What happens if I'm on a flight and want to play a game or something? By the sounds of it, you can't with this system.

You can as long as you've run said game at least once while having a data connection. Every dev knows that most people will be on limited data plans AND not always able to access data.

Here is what Google says that relates to your problem:


To complete a license check, the licensing server must be accessible over the network. You can implement license caching behaviors to manage access when there is no network connectivity.

I don't like piracy, and as a developer, I'm a bit torn. I don't like this for additional burden it could put on legitimate customers. The Assasins Creed II DRM servers have gone down in the past, preventing everyone (exept pirates) from playing the game. I assume this has the same potential.

Also, when I'm out of range, I assume I will be locked out. That is very problematic (think Airplane mode).

Finally, how futureproof is it? I know this probably isn't that big of a deal because if the servers are ever taken offline permanently, I probably will have long since moved on to another phone. But, it still bothers me a bit thinking someone could eventually turn off something I've purchased. I shudder to think of what would happen to my Steam account if Valve ever went out of business.

Yes, this is great because anti-piracy measures on the iphone certainly stopped people from pirating iphone apps. Pirates will still get along just fine within days if not hours of the implementation. All this will do is eat up data when wifi isn't around, harming legitimate customers.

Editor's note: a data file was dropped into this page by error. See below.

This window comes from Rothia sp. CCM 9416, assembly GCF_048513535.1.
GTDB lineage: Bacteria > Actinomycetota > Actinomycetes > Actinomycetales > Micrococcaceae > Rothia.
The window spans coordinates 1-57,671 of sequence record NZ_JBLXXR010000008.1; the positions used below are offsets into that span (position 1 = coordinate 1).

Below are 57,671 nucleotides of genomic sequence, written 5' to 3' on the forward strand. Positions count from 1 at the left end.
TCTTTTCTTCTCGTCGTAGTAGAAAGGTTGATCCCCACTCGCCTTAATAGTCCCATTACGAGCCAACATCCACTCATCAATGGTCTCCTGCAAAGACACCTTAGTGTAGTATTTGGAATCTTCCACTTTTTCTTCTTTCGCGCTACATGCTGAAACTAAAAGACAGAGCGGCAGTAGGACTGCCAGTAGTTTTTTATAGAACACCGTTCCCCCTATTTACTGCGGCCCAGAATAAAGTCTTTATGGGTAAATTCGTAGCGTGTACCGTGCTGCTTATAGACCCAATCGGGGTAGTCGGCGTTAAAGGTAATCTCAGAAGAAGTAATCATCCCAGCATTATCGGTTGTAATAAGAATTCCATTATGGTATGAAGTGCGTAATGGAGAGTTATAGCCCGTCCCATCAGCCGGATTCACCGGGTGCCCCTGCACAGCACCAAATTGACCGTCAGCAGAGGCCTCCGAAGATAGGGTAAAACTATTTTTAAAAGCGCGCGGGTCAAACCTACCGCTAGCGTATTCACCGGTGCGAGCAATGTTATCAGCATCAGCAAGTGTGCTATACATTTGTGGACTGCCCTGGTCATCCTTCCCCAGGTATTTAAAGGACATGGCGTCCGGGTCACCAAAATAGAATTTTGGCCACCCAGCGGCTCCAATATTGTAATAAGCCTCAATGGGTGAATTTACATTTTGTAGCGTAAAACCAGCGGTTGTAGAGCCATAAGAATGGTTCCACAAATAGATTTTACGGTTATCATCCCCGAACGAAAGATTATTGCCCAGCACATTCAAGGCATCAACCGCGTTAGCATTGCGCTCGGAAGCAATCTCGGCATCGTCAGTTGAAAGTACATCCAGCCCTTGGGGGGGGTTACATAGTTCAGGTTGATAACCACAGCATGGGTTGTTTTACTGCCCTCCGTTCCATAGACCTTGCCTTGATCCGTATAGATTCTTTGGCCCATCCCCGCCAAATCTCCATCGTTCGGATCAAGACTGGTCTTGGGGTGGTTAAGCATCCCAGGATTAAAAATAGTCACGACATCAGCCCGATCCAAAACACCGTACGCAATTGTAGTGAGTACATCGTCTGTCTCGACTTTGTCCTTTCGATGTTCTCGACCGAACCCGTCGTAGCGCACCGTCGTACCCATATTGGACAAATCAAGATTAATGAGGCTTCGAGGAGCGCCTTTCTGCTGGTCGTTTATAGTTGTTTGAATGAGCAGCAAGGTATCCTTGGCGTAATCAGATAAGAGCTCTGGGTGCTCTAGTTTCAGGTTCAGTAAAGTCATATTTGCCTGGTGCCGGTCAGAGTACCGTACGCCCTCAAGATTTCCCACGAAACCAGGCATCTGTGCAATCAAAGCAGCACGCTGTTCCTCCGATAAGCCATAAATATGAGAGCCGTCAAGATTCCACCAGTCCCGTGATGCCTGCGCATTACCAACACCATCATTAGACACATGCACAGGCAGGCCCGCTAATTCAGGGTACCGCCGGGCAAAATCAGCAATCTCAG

It's amazing how many people here are brainwashed into thinking that this is a good thing.

Arctirus said,
Yes, this is great because anti-piracy measures on the iphone certainly stopped people from pirating iphone apps. Pirates will still get along just fine within days if not hours of the implementation. All this will do is eat up data when wifi isn't around, harming legitimate customers.

It's amazing how many people here are brainwashed into thinking that this is a good thing.

Depends on how it's done. If it checks on first run and then activates the app so it doesn't need to check again, I don't see how that is such a big problem. And from the looks of it, that is exactly how Google has done it.

Thoe I have no issues with anti-pirating schemes. To much my dismay... I don't feel there should be a forced online DRM scheme of sorts. It hurts the legit user in the end. Stick to local protection, and if its bypassed its up to the developer to protect there application. Perhaps a 1 time check on install would be better.